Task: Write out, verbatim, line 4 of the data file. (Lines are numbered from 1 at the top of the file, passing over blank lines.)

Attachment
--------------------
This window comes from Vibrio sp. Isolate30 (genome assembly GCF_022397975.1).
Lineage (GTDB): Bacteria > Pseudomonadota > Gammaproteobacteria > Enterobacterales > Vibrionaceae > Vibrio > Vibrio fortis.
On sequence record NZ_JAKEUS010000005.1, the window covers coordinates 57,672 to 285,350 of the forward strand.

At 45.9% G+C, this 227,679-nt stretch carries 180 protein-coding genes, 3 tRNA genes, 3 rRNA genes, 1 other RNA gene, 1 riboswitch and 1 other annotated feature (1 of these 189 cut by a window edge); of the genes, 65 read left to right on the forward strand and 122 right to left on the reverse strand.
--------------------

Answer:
At 45.9% G+C, this 227,679-nt stretch carries 180 protein-coding genes, 3 tRNA genes, 3 rRNA genes, 1 other RNA gene, 1 riboswitch and 1 other annotated feature (1 of these 189 cut by a window edge); of the genes, 65 read left to right on the forward strand and 122 right to left on the reverse strand.